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CDC Surrenders to White House Climate Deniers Before the Fight for Human Survival Has Even Begun

Posted by Lauren McCauley, Common Dreams

Jan 24, 2017 2:32:58 PM

"Some might argue they should have said, 'We're going to do this and make them tell us no.' But that was the decision they made."

In another signal of the anti-science chill that has descended upon federal government, the Centers for Disease Control and Prevention (CDC) has quietly cancelled a long-planned climate summit in anticipation of its unpopularity within the Trump administration.

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Sustainability Symposium 2017: Optimism Wins the Day

Posted by Sara Gutterman

Jan 19, 2017 2:09:05 PM

Green Builder Media’s Sustainability Symposium 2017: Ready for Anything exceeded all expectations, offering an abundance of inspiration, assurance, and intelligent solutions for the transition to a sustainable future.

When we first conceived of the Sustainability Symposium 2017: Ready for Anything, we understood that it was time to elevate the national dialogue about intelligent solutions for a resilient future.  What we didn’t realize was how timely and relevant this event would become, and how important of a role it would play in galvanizing influencers and inspiring action at a local, municipal, and citywide scale.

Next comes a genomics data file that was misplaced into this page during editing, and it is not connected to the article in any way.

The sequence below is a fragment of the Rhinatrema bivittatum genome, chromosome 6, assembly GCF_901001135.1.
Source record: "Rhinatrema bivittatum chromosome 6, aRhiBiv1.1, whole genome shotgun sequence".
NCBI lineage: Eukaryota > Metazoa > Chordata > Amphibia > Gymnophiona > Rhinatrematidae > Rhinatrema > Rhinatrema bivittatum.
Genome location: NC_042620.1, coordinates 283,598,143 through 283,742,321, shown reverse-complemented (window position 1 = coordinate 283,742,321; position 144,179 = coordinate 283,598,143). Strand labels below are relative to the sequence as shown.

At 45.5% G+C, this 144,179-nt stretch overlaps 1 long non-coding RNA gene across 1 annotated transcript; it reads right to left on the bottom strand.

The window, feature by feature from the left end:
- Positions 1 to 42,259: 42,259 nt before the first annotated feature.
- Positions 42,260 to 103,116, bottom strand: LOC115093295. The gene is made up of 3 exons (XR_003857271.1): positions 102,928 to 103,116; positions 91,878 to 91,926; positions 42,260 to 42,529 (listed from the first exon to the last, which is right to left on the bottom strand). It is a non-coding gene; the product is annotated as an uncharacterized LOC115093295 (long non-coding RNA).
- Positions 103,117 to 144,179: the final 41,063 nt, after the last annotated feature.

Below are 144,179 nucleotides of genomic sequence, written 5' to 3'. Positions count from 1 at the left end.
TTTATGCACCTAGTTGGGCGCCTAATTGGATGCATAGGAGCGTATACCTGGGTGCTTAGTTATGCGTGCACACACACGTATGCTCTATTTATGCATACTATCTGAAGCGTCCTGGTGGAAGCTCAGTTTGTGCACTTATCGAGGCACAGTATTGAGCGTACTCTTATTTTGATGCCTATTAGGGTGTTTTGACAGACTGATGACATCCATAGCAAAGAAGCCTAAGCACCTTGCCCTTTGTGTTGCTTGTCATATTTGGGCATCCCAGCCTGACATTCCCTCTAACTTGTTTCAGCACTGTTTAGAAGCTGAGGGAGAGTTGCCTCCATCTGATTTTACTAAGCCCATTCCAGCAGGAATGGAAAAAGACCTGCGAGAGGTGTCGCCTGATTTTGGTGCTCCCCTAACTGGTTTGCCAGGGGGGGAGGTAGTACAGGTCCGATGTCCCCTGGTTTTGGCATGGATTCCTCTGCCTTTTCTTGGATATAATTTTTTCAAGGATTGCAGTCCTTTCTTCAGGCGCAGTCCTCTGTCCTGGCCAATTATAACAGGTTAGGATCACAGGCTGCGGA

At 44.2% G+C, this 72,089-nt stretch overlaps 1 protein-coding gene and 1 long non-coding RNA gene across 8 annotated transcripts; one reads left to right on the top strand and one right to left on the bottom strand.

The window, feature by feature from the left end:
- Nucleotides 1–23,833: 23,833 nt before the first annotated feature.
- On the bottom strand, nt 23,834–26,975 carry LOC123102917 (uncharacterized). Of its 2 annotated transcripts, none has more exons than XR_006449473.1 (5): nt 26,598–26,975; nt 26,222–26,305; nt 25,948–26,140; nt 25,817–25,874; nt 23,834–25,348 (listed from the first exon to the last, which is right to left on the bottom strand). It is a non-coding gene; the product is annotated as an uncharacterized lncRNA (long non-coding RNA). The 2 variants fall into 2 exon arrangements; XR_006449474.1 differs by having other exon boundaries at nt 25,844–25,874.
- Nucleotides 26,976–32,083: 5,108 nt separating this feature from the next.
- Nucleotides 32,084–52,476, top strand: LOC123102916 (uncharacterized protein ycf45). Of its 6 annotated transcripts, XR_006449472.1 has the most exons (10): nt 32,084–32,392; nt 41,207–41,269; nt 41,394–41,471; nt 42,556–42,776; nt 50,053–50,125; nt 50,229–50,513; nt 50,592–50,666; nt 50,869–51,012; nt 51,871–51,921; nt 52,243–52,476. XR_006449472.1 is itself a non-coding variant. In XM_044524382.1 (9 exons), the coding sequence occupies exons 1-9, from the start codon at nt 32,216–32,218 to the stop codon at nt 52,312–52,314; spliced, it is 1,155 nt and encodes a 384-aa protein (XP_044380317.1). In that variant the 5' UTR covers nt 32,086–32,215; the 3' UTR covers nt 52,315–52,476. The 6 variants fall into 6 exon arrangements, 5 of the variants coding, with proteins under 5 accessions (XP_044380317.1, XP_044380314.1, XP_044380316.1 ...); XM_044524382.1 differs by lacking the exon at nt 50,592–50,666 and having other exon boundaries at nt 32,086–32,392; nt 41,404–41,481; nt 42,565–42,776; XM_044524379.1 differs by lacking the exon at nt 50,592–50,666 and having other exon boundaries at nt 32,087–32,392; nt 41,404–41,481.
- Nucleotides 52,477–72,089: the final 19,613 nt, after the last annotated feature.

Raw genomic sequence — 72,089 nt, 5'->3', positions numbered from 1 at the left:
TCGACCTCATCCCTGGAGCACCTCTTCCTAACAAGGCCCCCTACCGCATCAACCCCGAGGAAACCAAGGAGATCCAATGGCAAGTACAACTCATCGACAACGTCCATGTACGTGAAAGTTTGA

I was fortunate to have the opportunity to kick off the day with opening remarks, during which I recognized that it is a pivotal moment in time—some sustainability professionals fear that the hard-earned progress that we have achieved in the areas of climate action, resource efficiency, renewable energy, and green building is under threat. 

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Smart Plus Solar Equals Total Control

Posted by Juliet Grable

Jan 17, 2017 3:41:13 PM

The Arc House demonstrates ways to integrate renewable energy with connected technology.

SMART HOME TECHNOLOGY and solar technology provide complementary benefits: reduced energy use, improved efficiency, and greater comfort and control by homeowners. The Arc House demonstrates how these technologies can fully integrate to create an intelligent, efficient home—one that automatically adjusts to optimize energy use and comfort, and provides feedback to occupants that encourages them to change their behavior.